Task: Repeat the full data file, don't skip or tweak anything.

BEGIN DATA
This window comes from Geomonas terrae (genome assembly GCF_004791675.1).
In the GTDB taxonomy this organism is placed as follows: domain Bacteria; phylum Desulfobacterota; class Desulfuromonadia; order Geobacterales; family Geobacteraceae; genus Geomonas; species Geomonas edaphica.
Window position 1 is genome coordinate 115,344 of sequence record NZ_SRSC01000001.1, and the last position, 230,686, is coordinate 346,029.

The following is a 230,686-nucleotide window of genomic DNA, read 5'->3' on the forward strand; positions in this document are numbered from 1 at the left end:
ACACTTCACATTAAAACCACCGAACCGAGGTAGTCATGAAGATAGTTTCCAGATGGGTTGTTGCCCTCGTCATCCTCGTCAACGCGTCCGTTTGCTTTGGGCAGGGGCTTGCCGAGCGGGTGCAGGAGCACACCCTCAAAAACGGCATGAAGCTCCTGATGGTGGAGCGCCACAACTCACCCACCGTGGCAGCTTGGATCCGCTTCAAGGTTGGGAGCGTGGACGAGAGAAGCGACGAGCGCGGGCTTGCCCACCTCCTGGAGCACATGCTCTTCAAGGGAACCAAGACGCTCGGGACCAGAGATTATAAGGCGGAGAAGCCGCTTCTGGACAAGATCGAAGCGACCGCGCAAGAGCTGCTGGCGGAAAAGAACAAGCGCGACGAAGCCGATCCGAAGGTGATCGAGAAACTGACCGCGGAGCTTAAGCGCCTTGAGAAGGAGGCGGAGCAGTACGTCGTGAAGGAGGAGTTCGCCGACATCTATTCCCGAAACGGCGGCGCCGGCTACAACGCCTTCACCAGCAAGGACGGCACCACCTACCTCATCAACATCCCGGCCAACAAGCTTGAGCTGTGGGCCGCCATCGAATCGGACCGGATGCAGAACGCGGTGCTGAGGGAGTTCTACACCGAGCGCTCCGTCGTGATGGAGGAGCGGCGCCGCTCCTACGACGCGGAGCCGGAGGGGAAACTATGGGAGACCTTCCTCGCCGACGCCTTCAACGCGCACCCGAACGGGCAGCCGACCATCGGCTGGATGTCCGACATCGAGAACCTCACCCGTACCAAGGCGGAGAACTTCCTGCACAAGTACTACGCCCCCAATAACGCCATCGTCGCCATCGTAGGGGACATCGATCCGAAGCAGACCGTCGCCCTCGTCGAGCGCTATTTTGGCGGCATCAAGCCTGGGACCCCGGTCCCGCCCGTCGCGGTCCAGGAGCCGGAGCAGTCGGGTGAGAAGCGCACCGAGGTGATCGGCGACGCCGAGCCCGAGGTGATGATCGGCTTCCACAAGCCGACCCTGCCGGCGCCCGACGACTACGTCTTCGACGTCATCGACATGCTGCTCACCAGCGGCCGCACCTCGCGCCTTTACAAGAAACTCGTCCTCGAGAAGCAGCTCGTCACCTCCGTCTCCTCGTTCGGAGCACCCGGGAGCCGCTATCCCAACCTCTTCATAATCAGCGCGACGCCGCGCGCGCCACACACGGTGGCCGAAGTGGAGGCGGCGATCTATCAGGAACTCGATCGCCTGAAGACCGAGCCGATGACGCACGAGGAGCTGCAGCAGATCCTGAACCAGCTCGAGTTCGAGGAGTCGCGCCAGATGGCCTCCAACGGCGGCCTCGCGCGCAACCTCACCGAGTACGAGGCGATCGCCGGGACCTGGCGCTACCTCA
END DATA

This window comes from Geomonas terrae (genome assembly GCF_004791675.1).
In the GTDB taxonomy this organism is placed as follows: domain Bacteria; phylum Desulfobacterota; class Desulfuromonadia; order Geobacterales; family Geobacteraceae; genus Geomonas; species Geomonas edaphica.
Window position 1 is genome coordinate 115,344 of sequence record NZ_SRSC01000001.1, and the last position, 230,686, is coordinate 346,029.

The following is a 230,686-nucleotide window of genomic DNA, read 5'->3' on the forward strand; positions in this document are numbered from 1 at the left end:
ACACTTCACATTAAAACCACCGAACCGAGGTAGTCATGAAGATAGTTTCCAGATGGGTTGTTGCCCTCGTCATCCTCGTCAACGCGTCCGTTTGCTTTGGGCAGGGGCTTGCCGAGCGGGTGCAGGAGCACACCCTCAAAAACGGCATGAAGCTCCTGATGGTGGAGCGCCACAACTCACCCACCGTGGCAGCTTGGATCCGCTTCAAGGTTGGGAGCGTGGACGAGAGAAGCGACGAGCGCGGGCTTGCCCACCTCCTGGAGCACATGCTCTTCAAGGGAACCAAGACGCTCGGGACCAGAGATTATAAGGCGGAGAAGCCGCTTCTGGACAAGATCGAAGCGACCGCGCAAGAGCTGCTGGCGGAAAAGAACAAGCGCGACGAAGCCGATCCGAAGGTGATCGAGAAACTGACCGCGGAGCTTAAGCGCCTTGAGAAGGAGGCGGAGCAGTACGTCGTGAAGGAGGAGTTCGCCGACATCTATTCCCGAAACGGCGGCGCCGGCTACAACGCCTTCACCAGCAAGGACGGCACCACCTACCTCATCAACATCCCGGCCAACAAGCTTGAGCTGTGGGCCGCCATCGAATCGGACCGGATGCAGAACGCGGTGCTGAGGGAGTTCTACACCGAGCGCTCCGTCGTGATGGAGGAGCGGCGCCGCTCCTACGACGCGGAGCCGGAGGGGAAACTATGGGAGACCTTCCTCGCCGACGCCTTCAACGCGCACCCGAACGGGCAGCCGACCATCGGCTGGATGTCCGACATCGAGAACCTCACCCGTACCAAGGCGGAGAACTTCCTGCACAAGTACTACGCCCCCAATAACGCCATCGTCGCCATCGTAGGGGACATCGATCCGAAGCAGACCGTCGCCCTCGTCGAGCGCTATTTTGGCGGCATCAAGCCTGGGACCCCGGTCCCGCCCGTCGCGGTCCAGGAGCCGGAGCAGTCGGGTGAGAAGCGCACCGAGGTGATCGGCGACGCCGAGCCCGAGGTGATGATCGGCTTCCACAAGCCGACCCTGCCGGCGCCCGACGACTACGTCTTCGACGTCATCGACATGCTGCTCACCAGCGGCCGCACCTCGCGCCTTTACAAGAAACTCGTCCTCGAGAAGCAGCTCGTCACCTCCGTCTCCTCGTTCGGAGCACCCGGGAGCCGCTATCCCAACCTCTTCATAATCAGCGCGACGCCGCGCGCGCCACACACGGTGGCCGAAGTGGAGGCGGCGATCTATCAGGAACTCGATCGCCTGAAGACCGAGCCGATGACGCACGAGGAGCTGCAGCAGATCCTGAACCAGCTCGAGTTCGAGGAGTCGCGCCAGATGGCCTCCAACGGCGGCCTCGCGCGCAACCTCACCGAGTACGAGGCGATCGCCGGGACCTGGCGCTACCTCA